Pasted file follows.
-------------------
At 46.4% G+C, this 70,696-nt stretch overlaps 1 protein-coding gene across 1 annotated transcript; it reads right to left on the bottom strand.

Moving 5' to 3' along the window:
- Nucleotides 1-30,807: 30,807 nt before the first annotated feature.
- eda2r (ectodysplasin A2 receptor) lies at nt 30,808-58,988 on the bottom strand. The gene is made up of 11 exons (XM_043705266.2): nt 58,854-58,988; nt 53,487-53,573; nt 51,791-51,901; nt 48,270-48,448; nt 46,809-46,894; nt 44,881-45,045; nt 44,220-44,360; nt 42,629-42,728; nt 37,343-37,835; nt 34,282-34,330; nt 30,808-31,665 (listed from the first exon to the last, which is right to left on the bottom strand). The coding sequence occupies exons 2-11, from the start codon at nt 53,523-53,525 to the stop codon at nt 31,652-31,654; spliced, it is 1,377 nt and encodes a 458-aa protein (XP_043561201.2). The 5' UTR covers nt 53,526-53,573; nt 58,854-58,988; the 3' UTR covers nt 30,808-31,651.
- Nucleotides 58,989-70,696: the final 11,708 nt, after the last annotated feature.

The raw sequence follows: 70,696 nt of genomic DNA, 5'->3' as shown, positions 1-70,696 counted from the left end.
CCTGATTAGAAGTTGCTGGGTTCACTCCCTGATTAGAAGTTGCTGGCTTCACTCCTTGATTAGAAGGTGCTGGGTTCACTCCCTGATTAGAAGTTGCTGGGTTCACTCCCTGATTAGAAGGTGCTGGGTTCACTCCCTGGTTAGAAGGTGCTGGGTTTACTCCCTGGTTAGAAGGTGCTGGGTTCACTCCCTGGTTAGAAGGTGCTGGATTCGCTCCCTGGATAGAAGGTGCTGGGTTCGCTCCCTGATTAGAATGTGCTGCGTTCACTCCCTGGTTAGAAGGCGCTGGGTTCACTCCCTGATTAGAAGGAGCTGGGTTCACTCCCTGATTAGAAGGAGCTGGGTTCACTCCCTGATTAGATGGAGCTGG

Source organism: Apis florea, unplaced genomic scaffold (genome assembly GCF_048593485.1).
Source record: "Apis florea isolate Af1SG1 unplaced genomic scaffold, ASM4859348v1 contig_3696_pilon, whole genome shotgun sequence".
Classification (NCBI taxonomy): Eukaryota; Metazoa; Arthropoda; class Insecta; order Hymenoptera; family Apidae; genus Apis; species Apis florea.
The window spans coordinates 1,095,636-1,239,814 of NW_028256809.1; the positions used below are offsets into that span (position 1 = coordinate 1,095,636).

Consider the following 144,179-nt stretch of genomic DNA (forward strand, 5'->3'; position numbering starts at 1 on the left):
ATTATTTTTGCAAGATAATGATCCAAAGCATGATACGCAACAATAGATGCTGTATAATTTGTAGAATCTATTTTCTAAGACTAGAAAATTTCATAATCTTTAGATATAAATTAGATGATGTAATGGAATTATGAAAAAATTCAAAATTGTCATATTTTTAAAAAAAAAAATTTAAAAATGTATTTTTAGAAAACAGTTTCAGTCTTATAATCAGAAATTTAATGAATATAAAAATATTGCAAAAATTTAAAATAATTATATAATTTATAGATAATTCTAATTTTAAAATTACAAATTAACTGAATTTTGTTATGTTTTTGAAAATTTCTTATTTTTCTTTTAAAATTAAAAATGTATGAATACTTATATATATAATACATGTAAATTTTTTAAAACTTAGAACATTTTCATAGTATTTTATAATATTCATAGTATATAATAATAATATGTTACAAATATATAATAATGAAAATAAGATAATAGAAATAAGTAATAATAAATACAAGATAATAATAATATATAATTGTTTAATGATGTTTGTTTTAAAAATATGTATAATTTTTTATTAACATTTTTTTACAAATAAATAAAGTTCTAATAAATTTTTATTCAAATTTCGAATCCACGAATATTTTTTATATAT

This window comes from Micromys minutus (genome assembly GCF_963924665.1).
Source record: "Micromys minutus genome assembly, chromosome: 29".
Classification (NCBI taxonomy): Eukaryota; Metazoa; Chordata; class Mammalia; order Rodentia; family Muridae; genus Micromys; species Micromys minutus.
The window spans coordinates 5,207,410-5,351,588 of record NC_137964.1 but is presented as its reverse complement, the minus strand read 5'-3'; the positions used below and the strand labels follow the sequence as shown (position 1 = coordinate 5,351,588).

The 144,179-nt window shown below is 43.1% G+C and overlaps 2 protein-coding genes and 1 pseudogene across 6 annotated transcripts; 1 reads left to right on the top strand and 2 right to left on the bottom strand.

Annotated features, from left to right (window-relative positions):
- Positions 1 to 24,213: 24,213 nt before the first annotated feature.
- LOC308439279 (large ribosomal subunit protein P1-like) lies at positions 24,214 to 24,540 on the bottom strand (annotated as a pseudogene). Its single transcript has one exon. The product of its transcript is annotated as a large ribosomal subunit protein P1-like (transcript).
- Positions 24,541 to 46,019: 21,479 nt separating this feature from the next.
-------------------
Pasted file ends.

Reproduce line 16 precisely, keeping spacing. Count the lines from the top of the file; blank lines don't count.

Classification (NCBI taxonomy): Eukaryota; Metazoa; Chordata; class Mammalia; order Rodentia; family Muridae; genus Micromys; species Micromys minutus.